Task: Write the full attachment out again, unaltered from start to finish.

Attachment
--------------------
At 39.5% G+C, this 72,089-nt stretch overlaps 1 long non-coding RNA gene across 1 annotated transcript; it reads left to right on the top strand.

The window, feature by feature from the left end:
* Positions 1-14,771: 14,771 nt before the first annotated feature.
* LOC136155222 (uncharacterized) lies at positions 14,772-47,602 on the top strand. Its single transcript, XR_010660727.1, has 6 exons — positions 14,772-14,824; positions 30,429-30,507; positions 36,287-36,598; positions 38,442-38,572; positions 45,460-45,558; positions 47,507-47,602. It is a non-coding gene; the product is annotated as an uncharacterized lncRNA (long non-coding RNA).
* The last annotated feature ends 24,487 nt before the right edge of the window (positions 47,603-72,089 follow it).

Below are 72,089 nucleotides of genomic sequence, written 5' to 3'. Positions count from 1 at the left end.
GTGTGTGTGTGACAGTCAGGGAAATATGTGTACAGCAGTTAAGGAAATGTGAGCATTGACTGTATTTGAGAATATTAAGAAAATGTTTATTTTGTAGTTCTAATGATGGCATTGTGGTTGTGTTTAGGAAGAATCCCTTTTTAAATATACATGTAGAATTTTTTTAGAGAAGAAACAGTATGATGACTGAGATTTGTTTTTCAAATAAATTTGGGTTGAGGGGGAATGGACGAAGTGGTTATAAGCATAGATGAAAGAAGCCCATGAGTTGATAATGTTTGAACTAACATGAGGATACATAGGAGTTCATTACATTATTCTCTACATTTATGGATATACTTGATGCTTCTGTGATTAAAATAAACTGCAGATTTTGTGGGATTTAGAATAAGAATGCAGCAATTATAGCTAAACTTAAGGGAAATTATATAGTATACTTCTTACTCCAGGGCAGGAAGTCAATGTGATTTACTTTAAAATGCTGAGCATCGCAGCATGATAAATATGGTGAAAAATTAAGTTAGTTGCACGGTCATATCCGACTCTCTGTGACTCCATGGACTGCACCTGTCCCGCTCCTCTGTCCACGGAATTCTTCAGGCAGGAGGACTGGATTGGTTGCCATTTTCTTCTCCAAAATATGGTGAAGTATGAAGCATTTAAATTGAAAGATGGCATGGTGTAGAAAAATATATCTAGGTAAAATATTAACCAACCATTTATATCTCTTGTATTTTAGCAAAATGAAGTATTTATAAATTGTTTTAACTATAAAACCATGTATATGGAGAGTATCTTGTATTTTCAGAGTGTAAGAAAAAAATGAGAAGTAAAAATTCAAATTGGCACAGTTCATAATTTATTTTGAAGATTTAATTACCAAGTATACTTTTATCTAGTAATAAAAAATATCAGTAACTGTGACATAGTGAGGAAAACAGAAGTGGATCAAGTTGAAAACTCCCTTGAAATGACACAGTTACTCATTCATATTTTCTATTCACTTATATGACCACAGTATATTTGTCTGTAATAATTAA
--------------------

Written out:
At 39.5% G+C, this 72,089-nt stretch overlaps 1 long non-coding RNA gene across 1 annotated transcript; it reads left to right on the top strand.

The window, feature by feature from the left end:
* Positions 1-14,771: 14,771 nt before the first annotated feature.
* LOC136155222 (uncharacterized) lies at positions 14,772-47,602 on the top strand. Its single transcript, XR_010660727.1, has 6 exons — positions 14,772-14,824; positions 30,429-30,507; positions 36,287-36,598; positions 38,442-38,572; positions 45,460-45,558; positions 47,507-47,602. It is a non-coding gene; the product is annotated as an uncharacterized lncRNA (long non-coding RNA).
* The last annotated feature ends 24,487 nt before the right edge of the window (positions 47,603-72,089 follow it).

Below are 72,089 nucleotides of genomic sequence, written 5' to 3'. Positions count from 1 at the left end.
GTGTGTGTGTGACAGTCAGGGAAATATGTGTACAGCAGTTAAGGAAATGTGAGCATTGACTGTATTTGAGAATATTAAGAAAATGTTTATTTTGTAGTTCTAATGATGGCATTGTGGTTGTGTTTAGGAAGAATCCCTTTTTAAATATACATGTAGAATTTTTTTAGAGAAGAAACAGTATGATGACTGAGATTTGTTTTTCAAATAAATTTGGGTTGAGGGGGAATGGACGAAGTGGTTATAAGCATAGATGAAAGAAGCCCATGAGTTGATAATGTTTGAACTAACATGAGGATACATAGGAGTTCATTACATTATTCTCTACATTTATGGATATACTTGATGCTTCTGTGATTAAAATAAACTGCAGATTTTGTGGGATTTAGAATAAGAATGCAGCAATTATAGCTAAACTTAAGGGAAATTATATAGTATACTTCTTACTCCAGGGCAGGAAGTCAATGTGATTTACTTTAAAATGCTGAGCATCGCAGCATGATAAATATGGTGAAAAATTAAGTTAGTTGCACGGTCATATCCGACTCTCTGTGACTCCATGGACTGCACCTGTCCCGCTCCTCTGTCCACGGAATTCTTCAGGCAGGAGGACTGGATTGGTTGCCATTTTCTTCTCCAAAATATGGTGAAGTATGAAGCATTTAAATTGAAAGATGGCATGGTGTAGAAAAATATATCTAGGTAAAATATTAACCAACCATTTATATCTCTTGTATTTTAGCAAAATGAAGTATTTATAAATTGTTTTAACTATAAAACCATGTATATGGAGAGTATCTTGTATTTTCAGAGTGTAAGAAAAAAATGAGAAGTAAAAATTCAAATTGGCACAGTTCATAATTTATTTTGAAGATTTAATTACCAAGTATACTTTTATCTAGTAATAAAAAATATCAGTAACTGTGACATAGTGAGGAAAACAGAAGTGGATCAAGTTGAAAACTCCCTTGAAATGACACAGTTACTCATTCATATTTTCTATTCACTTATATGACCACAGTATATTTGTCTGTAATAATTAA